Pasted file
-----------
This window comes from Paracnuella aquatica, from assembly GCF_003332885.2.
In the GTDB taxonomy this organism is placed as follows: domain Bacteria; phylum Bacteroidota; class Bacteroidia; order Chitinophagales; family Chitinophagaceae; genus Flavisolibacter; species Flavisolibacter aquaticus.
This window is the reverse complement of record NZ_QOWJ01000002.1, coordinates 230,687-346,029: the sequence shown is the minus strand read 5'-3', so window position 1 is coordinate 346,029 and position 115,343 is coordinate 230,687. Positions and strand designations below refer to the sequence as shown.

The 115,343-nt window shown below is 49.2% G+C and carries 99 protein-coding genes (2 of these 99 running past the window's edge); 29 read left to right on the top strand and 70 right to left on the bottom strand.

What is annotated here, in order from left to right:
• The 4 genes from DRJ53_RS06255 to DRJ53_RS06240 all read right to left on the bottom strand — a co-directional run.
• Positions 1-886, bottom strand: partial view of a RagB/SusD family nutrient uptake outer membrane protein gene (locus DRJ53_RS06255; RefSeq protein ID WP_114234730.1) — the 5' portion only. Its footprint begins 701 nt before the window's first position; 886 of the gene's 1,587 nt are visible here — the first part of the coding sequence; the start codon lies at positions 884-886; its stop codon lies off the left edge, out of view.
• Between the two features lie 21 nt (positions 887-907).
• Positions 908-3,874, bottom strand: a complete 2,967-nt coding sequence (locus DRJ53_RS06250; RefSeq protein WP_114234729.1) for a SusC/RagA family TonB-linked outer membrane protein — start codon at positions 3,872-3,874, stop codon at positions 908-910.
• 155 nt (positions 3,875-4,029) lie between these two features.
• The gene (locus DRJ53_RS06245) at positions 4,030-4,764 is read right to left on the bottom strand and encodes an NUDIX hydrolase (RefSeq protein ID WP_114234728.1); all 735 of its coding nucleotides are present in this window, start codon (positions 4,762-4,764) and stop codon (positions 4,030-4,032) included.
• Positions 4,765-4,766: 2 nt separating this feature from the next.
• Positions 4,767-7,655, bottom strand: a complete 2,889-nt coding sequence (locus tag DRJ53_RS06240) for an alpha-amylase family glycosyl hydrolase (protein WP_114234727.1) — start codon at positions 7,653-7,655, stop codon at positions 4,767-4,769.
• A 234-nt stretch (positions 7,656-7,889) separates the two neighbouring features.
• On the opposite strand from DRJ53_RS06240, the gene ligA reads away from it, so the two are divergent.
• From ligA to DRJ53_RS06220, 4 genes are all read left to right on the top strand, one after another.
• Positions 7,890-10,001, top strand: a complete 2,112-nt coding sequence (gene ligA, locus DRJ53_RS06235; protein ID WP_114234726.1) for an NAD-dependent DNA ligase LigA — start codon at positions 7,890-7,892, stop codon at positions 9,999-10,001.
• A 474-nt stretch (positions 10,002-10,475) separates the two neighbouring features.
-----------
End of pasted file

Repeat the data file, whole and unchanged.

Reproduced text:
This window comes from Paracnuella aquatica, from assembly GCF_003332885.2.
In the GTDB taxonomy this organism is placed as follows: domain Bacteria; phylum Bacteroidota; class Bacteroidia; order Chitinophagales; family Chitinophagaceae; genus Flavisolibacter; species Flavisolibacter aquaticus.
This window is the reverse complement of record NZ_QOWJ01000002.1, coordinates 230,687-346,029: the sequence shown is the minus strand read 5'-3', so window position 1 is coordinate 346,029 and position 115,343 is coordinate 230,687. Positions and strand designations below refer to the sequence as shown.

The 115,343-nt window shown below is 49.2% G+C and carries 99 protein-coding genes (2 of these 99 running past the window's edge); 29 read left to right on the top strand and 70 right to left on the bottom strand.

What is annotated here, in order from left to right:
• The 4 genes from DRJ53_RS06255 to DRJ53_RS06240 all read right to left on the bottom strand — a co-directional run.
• Positions 1-886, bottom strand: partial view of a RagB/SusD family nutrient uptake outer membrane protein gene (locus DRJ53_RS06255; RefSeq protein ID WP_114234730.1) — the 5' portion only. Its footprint begins 701 nt before the window's first position; 886 of the gene's 1,587 nt are visible here — the first part of the coding sequence; the start codon lies at positions 884-886; its stop codon lies off the left edge, out of view.
• Between the two features lie 21 nt (positions 887-907).
• Positions 908-3,874, bottom strand: a complete 2,967-nt coding sequence (locus DRJ53_RS06250; RefSeq protein WP_114234729.1) for a SusC/RagA family TonB-linked outer membrane protein — start codon at positions 3,872-3,874, stop codon at positions 908-910.
• 155 nt (positions 3,875-4,029) lie between these two features.
• The gene (locus DRJ53_RS06245) at positions 4,030-4,764 is read right to left on the bottom strand and encodes an NUDIX hydrolase (RefSeq protein ID WP_114234728.1); all 735 of its coding nucleotides are present in this window, start codon (positions 4,762-4,764) and stop codon (positions 4,030-4,032) included.
• Positions 4,765-4,766: 2 nt separating this feature from the next.
• Positions 4,767-7,655, bottom strand: a complete 2,889-nt coding sequence (locus tag DRJ53_RS06240) for an alpha-amylase family glycosyl hydrolase (protein WP_114234727.1) — start codon at positions 7,653-7,655, stop codon at positions 4,767-4,769.
• A 234-nt stretch (positions 7,656-7,889) separates the two neighbouring features.
• On the opposite strand from DRJ53_RS06240, the gene ligA reads away from it, so the two are divergent.
• From ligA to DRJ53_RS06220, 4 genes are all read left to right on the top strand, one after another.
• Positions 7,890-10,001, top strand: a complete 2,112-nt coding sequence (gene ligA, locus DRJ53_RS06235; protein ID WP_114234726.1) for an NAD-dependent DNA ligase LigA — start codon at positions 7,890-7,892, stop codon at positions 9,999-10,001.
• A 474-nt stretch (positions 10,002-10,475) separates the two neighbouring features.